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Christopher Taylor
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I often maintain I can sense energy/Qi/Ki/Pranna and then go about showing how, entertainingly. I often show a spectator that they can as well, they just don't know it yet.

Christopher

https://youtu.be/BigZV_zMS4s
Christopher Taylor

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www.taylorimagineering.com

MAKING MENTALISM MORE IMPOSSIBLE
Jporter123
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This may start an argument here but it’s something I’ve pondered for a bit as well. How far can we take it. That’s the real question. Many people hold strict limitations toward mentalism. It’s not wrong or bad. But it’s made up of specific guidelines. However I believe that the line that’s drawn is a wee bit thin. I’ve seen many individuals comment in different forums about how mentalism compared to magic is defined as something that is considered real. People leave the “show” believing what they saw is real. However, it is still a “show”. People come to a place that is most likely known for “acts” or theatre. As far as my point goes, people already know they are going somewhere to be entertained. Many are questioning whether or not what they see is real. Curiosity is the reason mentalism is alive. According to some if I were to produce something in flames, it would be considered mental magic. Not mentalism. But the whole idea of mentalism is bringing things that may or may not be true into the real world. I could be a gambler. And I found out one day I could manipulate certain elements. And I could also say it came to me under moments of extreme pressure and concentration. Hence gambling. With all that said if I could convince people what I’m doing is something I could actually do and it’s a power or ability that I found access to somehow, would what I am performing be mentalism. Or magic. Or is there not really a so called “line” that people think are there. Don’t get me wrong I am not bashing other opinions. This is just a though I had. It came to me when learning to develop a character for myself. But in answer to your question. I don’t think there are any limits. Think of fairy’s and wizards of old. Mutants and superheroes. Tales of other worlds. Whose to say none of that is true either. It’s as believable as mind reading. There is more than curiosity with the above mentioned in the eyes of the public. Make things more. Do anything. MAKE IT REAL! I get mentalists must study their roots and fundamentals. We all know where we come from. But mentalism is becoming a little more popular due to television and the internet. The term itself is becoming less rare. I really believe flipping the script and giving the people things they can ponder on would be good for the art.. Again I don’t mean to offend anyone. Just throwing in a seed that could one day blossom. Pm me if you wanna chat more on these thoughts.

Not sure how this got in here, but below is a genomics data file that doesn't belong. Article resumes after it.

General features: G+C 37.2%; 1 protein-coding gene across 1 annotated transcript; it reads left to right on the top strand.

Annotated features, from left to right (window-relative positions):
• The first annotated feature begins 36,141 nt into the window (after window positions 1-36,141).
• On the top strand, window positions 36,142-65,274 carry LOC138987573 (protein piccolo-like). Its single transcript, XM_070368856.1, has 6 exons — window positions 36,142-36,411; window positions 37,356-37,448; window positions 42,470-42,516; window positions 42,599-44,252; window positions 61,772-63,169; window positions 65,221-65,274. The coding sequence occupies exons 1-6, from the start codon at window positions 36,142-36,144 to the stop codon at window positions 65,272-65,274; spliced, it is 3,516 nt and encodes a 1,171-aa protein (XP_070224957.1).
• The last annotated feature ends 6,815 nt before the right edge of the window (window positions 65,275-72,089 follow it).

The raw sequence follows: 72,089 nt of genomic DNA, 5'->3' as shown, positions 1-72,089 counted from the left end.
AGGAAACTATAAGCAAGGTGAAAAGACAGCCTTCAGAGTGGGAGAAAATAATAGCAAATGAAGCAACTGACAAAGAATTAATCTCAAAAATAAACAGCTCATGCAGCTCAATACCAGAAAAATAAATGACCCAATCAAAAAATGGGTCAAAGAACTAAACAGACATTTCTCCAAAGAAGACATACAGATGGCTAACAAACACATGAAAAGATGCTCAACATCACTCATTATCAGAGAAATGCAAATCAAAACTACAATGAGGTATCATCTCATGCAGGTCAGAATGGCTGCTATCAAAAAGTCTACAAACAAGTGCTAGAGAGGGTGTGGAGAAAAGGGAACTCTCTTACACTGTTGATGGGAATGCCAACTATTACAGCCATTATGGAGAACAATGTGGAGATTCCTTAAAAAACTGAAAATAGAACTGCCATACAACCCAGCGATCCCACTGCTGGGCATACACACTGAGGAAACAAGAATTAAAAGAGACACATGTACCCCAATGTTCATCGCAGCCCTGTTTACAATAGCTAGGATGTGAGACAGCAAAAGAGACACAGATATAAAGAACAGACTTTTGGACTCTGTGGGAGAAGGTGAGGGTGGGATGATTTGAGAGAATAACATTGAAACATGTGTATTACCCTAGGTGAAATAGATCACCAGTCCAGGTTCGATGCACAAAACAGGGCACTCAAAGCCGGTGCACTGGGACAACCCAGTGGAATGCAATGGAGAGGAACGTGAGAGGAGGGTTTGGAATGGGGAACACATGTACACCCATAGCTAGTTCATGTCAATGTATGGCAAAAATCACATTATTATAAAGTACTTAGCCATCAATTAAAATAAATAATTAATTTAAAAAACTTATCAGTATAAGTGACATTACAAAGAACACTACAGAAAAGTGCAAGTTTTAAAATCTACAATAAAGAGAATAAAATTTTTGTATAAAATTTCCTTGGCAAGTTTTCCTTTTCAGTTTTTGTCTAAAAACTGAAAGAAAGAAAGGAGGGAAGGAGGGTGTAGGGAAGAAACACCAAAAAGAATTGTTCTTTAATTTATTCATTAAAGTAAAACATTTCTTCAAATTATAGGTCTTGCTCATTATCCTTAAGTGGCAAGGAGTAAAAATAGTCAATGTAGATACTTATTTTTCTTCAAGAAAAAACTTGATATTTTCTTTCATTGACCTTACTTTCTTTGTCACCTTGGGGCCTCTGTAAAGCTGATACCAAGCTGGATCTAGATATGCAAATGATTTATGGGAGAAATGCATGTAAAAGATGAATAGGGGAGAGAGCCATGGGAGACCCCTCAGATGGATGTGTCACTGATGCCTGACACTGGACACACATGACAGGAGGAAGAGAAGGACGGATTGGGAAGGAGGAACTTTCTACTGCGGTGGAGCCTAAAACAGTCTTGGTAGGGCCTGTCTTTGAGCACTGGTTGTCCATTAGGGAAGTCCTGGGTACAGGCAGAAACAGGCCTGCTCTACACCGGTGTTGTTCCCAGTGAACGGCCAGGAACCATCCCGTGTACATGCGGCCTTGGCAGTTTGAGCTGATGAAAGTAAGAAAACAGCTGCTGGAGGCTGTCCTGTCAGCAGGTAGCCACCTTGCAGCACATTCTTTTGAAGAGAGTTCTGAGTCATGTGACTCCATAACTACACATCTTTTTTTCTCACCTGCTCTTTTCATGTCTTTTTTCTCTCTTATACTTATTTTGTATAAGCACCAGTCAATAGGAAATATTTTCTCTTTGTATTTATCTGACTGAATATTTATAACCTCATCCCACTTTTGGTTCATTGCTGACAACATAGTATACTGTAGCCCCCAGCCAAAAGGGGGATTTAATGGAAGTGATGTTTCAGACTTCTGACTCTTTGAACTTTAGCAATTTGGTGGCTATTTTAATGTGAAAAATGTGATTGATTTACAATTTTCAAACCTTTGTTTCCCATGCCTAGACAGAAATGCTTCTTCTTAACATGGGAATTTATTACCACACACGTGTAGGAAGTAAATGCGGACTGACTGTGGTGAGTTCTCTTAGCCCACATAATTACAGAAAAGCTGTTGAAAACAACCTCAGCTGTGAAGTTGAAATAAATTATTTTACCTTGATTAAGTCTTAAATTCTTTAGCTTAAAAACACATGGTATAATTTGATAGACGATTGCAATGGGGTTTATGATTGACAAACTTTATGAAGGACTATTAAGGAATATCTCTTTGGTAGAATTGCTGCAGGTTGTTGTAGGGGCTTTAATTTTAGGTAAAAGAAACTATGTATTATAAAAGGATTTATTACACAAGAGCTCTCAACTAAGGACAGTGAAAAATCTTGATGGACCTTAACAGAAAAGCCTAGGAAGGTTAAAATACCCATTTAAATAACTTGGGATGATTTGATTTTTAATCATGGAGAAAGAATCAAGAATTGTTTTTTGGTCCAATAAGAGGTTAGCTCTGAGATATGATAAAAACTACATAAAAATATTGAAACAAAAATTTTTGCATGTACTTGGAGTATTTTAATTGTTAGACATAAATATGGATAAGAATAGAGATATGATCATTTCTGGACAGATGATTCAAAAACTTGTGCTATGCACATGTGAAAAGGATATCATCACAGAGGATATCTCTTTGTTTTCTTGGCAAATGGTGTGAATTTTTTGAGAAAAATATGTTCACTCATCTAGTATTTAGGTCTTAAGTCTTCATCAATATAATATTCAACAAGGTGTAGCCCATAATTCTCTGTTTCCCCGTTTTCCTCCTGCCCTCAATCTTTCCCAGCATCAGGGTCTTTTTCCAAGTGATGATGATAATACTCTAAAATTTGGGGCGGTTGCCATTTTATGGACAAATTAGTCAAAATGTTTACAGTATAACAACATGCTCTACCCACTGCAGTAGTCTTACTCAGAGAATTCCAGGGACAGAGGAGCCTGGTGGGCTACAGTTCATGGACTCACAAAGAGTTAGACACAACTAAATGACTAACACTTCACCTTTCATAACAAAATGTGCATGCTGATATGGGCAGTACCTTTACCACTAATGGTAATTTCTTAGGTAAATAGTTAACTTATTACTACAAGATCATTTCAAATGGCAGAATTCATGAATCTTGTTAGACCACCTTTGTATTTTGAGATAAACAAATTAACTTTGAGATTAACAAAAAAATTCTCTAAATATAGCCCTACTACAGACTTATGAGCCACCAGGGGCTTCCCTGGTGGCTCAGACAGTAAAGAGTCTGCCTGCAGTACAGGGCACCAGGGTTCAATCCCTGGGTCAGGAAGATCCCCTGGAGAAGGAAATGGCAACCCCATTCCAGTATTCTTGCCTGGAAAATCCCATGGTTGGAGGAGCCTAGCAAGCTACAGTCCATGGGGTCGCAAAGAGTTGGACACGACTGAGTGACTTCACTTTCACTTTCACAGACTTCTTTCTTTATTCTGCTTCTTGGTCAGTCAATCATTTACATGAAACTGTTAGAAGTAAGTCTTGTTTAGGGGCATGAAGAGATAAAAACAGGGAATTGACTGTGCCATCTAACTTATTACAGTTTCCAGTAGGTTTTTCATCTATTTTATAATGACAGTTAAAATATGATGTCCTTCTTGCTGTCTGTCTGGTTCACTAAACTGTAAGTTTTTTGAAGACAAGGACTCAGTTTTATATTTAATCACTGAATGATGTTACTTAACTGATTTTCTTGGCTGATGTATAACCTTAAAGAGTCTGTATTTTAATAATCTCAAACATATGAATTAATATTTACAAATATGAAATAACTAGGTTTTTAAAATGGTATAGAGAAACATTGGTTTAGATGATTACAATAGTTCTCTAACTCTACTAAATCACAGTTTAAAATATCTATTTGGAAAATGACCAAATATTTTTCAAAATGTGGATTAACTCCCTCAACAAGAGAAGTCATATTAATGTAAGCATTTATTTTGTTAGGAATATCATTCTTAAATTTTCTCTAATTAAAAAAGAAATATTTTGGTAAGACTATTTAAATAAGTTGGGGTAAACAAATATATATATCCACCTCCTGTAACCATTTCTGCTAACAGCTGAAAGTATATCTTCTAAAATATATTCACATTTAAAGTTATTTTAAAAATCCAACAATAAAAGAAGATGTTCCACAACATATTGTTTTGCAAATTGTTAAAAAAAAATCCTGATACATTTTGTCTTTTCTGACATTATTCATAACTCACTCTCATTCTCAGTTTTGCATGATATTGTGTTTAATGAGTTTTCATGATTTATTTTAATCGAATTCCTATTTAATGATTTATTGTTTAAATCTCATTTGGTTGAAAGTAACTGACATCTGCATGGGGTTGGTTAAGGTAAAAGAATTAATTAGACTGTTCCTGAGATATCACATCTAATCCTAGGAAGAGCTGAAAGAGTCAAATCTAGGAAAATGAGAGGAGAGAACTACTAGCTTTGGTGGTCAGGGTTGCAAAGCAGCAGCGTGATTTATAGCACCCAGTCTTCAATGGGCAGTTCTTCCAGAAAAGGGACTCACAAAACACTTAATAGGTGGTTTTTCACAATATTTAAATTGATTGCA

-Josh
Mr. Mindbender
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One popular moniker for a mentalist is a "mystery performer", but where is the mystery in explaining your (supposed) method to the audience? If you truly were using body language and NLP to accomplish your effects, would you blatantly announce it!? Taking that approach, a card magician's presentation of the ambitious card would sound like..."Okay, please return your card to the center of the deck, and I'll use a pass to bring it to the top of the deck. Now watch as I perform a double lift...etc." You get the idea.

Explaining what you're doing, and then (supposedly) doing it also contributes to the "Look at what I can do..." aspect that we all want to avoid.

When I perform an effect that supposedly uses body language as my method, I try to present it so that it's not obvious and that I'm about 85% successful at hiding it. I want the participant to later tell her friend something like, "Did you see how he was studying my eyes...etc."

Writer Jonathan Swift (Gulliver's Travels) said “Vision is the art of seeing what is invisible to others.” I've adapted that for how I try to present mind reading...